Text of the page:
A critic of Covid-19 lockdown measures, Saylor exhibits many of the libertarian-inflected tendencies of the Bitcoin true believer. For him and his ilk, Bitcoin is an asset in which funds may be parked (and hopefully grow in value) while mostly outside the reach of the government-managed economic system. Like goldbugs, they have a distrust of federal authority and think that the economic lesson of the Covid-19 crisis is that scarcity reigns—in fact, should reign—and that central banks, by simply printing money through quantitative easing and relief efforts like the Cares Act, are risking inflation and cheapening the value of the dollar. The virtue of Bitcoin is that it’s limited—according to the code underpinning the cryptocurrency, only 21 million Bitcoin will ever be “minted,” with about 18.5 million already in circulation—so better to get in as soon as possible. Even Saylor, who has also called Bitcoin “digital gold,” has his regrets about not buying more earlier: “I wish I knew then what I know now,” he told a journalist in September.
Saylor described his company’s decision as a way of dodging inflation, taxes, and fees, and putting extra capital to more productive use. He says that the company will hold onto its Bitcoin for 100 years. But a company struggling to increase revenue that chooses to put its cash reserves into a speculative digital cryptocurrency is reason enough to take pause. Saylor and MicroStrategy’s history of alleged fraud is another one.
The truth is that Bitcoin, unlike gold, is worthless.* It doesn’t do anything; it has no inherent value and can’t be converted to some other purpose. It’s not backed by a government, making it most useful to transnational crime networks, intelligence agencies, and anyone else looking to keep some assets off the books. The electricity cost of creating, or “mining,” a Bitcoin—which requires accessing the Bitcoin network and making a complicated mathematical calculation that requires tremendous computer power—makes it indefensible. (The more Bitcoin that are mined, the more complicated the calculations become.) Bitcoin works, if at all, because a band of rich speculators has decided it should. Institutional investors are pouring billions into Bitcoin, which some analysts think account for much of its movement in recent months. MicroStrategy itself counts the finance giant BlackRock as its biggest outside shareholder. (Saylor has said that he thinks much Bitcoin trading data is inaccurate.)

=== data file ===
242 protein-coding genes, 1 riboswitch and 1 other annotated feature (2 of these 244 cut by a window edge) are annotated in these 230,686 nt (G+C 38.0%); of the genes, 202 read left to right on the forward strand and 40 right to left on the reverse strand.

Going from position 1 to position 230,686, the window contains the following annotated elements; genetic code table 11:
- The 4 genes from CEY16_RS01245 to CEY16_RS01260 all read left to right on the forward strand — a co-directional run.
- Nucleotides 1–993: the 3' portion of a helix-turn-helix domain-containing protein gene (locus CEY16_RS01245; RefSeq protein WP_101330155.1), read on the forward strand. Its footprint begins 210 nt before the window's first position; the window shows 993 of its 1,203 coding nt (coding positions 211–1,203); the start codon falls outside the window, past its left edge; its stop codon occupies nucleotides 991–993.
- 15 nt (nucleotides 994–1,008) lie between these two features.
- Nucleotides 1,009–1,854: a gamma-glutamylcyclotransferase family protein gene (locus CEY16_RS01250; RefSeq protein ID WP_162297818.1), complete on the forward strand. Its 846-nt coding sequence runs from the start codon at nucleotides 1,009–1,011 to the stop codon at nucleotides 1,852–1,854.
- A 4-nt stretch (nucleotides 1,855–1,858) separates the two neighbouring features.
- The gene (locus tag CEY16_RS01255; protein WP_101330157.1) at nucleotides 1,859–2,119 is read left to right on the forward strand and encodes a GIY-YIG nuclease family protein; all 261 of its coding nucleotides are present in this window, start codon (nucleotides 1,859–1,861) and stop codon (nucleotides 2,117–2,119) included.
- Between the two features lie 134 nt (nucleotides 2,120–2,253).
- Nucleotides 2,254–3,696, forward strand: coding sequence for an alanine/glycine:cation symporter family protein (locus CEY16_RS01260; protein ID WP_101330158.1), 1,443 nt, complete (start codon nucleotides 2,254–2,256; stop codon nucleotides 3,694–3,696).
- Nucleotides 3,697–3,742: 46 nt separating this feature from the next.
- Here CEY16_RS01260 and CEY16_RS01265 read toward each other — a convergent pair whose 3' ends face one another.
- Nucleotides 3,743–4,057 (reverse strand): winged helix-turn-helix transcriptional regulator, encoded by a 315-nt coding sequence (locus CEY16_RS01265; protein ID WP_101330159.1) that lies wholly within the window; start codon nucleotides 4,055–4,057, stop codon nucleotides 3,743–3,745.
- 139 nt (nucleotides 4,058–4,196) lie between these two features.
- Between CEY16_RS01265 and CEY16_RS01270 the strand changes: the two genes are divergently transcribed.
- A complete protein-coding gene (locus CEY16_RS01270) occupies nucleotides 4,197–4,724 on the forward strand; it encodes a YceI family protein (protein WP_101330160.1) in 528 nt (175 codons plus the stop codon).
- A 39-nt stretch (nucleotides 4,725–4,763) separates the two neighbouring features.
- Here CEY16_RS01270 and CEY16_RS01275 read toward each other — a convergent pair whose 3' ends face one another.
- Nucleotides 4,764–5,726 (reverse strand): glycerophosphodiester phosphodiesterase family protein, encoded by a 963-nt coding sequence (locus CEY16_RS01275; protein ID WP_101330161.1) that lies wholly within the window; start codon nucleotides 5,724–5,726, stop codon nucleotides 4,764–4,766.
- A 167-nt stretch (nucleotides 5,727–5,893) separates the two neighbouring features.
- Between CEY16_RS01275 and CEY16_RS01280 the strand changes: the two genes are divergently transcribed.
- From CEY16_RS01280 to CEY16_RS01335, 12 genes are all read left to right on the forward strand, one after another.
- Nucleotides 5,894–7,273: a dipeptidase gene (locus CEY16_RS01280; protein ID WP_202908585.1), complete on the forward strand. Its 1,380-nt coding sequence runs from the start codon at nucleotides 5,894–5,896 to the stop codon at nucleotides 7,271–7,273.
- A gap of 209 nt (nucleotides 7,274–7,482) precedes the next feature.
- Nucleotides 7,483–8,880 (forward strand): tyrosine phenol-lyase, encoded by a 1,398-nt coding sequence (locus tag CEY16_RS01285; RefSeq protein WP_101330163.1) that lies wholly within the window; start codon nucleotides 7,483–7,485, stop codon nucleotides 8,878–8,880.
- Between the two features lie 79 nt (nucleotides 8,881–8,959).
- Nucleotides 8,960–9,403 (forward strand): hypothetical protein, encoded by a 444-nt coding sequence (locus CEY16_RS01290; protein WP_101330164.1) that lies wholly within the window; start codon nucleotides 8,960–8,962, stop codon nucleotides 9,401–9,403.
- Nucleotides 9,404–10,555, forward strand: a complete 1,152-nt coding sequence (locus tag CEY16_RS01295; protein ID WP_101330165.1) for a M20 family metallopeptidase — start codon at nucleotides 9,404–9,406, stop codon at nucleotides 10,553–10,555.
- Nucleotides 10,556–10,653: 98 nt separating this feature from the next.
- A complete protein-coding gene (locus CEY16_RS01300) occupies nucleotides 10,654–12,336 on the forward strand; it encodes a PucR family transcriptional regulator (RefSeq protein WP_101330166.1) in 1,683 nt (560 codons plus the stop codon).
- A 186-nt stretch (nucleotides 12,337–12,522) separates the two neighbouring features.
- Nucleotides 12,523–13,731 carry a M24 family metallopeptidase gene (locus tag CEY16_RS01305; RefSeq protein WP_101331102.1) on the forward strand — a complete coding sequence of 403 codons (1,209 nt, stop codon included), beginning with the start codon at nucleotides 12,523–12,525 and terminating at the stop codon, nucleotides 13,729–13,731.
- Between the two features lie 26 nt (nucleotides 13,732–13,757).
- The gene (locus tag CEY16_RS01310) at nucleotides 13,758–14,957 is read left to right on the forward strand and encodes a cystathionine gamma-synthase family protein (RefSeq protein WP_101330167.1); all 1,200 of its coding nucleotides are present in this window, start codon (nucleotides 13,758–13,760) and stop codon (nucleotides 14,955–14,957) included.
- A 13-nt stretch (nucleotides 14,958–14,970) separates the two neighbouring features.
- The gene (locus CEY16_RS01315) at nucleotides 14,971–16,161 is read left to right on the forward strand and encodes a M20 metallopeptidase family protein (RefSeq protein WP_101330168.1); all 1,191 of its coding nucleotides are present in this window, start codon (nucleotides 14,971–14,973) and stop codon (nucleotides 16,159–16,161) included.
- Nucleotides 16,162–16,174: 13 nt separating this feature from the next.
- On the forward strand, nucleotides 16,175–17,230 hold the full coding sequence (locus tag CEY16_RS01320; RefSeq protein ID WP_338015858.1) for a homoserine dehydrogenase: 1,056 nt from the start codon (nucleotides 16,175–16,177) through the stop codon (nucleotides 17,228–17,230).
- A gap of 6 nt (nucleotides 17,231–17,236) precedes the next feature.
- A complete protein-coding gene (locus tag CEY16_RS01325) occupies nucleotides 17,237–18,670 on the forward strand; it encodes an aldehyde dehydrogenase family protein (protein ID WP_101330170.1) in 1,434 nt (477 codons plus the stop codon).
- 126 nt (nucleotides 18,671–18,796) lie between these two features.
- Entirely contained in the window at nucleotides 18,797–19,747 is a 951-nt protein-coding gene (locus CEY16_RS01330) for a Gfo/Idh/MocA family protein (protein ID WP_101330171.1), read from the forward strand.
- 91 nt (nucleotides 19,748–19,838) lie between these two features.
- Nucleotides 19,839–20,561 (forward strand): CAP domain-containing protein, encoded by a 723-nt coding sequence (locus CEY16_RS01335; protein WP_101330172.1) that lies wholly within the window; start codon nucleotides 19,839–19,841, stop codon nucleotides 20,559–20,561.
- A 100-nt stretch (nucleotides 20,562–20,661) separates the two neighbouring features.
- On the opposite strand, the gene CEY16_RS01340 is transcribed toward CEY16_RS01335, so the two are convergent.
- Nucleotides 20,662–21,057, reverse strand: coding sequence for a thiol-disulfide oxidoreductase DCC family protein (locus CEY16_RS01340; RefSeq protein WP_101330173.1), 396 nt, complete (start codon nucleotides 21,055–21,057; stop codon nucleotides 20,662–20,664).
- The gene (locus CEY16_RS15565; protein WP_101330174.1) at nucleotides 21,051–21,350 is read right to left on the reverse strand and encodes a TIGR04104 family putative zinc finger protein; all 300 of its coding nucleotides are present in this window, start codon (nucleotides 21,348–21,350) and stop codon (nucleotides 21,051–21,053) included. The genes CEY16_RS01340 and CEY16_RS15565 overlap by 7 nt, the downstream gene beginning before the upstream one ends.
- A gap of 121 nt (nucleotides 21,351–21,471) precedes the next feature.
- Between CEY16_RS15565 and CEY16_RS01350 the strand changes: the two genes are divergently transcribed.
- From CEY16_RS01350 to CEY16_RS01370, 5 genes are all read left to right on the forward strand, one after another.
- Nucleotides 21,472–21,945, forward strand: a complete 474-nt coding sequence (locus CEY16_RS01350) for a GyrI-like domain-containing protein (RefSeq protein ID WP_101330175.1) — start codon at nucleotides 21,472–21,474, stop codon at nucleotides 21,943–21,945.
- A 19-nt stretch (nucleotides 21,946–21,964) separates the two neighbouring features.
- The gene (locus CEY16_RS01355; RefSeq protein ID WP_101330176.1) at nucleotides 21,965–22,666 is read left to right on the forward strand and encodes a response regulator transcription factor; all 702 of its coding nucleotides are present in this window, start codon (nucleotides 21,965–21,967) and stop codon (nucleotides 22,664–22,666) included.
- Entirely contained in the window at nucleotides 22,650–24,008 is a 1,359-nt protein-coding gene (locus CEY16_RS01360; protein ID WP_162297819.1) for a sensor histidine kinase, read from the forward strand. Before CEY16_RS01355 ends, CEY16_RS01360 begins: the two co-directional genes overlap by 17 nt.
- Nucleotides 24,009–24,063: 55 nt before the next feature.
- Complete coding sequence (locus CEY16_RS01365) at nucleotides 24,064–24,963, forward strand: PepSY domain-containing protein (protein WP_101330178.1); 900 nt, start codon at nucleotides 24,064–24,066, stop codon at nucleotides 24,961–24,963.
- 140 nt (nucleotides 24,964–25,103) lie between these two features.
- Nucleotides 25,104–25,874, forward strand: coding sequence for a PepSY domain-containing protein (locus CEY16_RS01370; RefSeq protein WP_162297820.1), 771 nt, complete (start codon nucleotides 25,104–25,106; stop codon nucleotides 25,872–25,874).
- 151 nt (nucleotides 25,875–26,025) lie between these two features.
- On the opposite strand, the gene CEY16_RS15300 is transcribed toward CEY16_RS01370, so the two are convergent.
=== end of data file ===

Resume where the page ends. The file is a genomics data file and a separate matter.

But just because Bitcoin is volatile and potentially worthless doesn’t mean you can’t make money from it. “Buy low, sell high” applies as easily to Bitcoin as it does to MicroStrategy’s stock (which Citigroup downgraded to a “sell” rating in response to the cryptocurrency purchases). On Monday, MicroStrategy transferred 50,000 shares of Class A company stock to Alcantara LLC, of which Saylor is the sole owner. Many executives exercise stock options through private investment vehicles—and Saylor reportedly controls another company called Aeromar Management Co. LLC—but there is something strange about the move. According to SEC filings, until just a few days ago Alcantara hadn’t received any MicroStrategy stock, or any other securities, since March 2012. Whatever Saylor is up to, Bitcoin isn’t the only thing he’s changed his mind about.
* This article originally mischaracterized the value of gold.